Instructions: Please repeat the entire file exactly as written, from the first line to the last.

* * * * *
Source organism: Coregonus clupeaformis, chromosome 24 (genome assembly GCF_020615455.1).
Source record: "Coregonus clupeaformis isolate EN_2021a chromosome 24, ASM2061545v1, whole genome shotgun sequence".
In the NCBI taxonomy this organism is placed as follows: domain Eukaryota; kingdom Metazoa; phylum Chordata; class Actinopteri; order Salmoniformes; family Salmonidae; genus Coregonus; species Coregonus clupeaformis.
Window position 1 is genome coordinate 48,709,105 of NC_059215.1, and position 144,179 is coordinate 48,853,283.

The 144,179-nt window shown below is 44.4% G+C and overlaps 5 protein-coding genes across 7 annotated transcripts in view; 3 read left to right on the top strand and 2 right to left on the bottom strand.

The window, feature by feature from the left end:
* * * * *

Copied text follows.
Source organism: Coregonus clupeaformis, chromosome 24 (genome assembly GCF_020615455.1).
Source record: "Coregonus clupeaformis isolate EN_2021a chromosome 24, ASM2061545v1, whole genome shotgun sequence".
In the NCBI taxonomy this organism is placed as follows: domain Eukaryota; kingdom Metazoa; phylum Chordata; class Actinopteri; order Salmoniformes; family Salmonidae; genus Coregonus; species Coregonus clupeaformis.
Window position 1 is genome coordinate 48,709,105 of NC_059215.1, and position 144,179 is coordinate 48,853,283.

The 144,179-nt window shown below is 44.4% G+C and overlaps 5 protein-coding genes across 7 annotated transcripts in view; 3 read left to right on the top strand and 2 right to left on the bottom strand.

The window, feature by feature from the left end: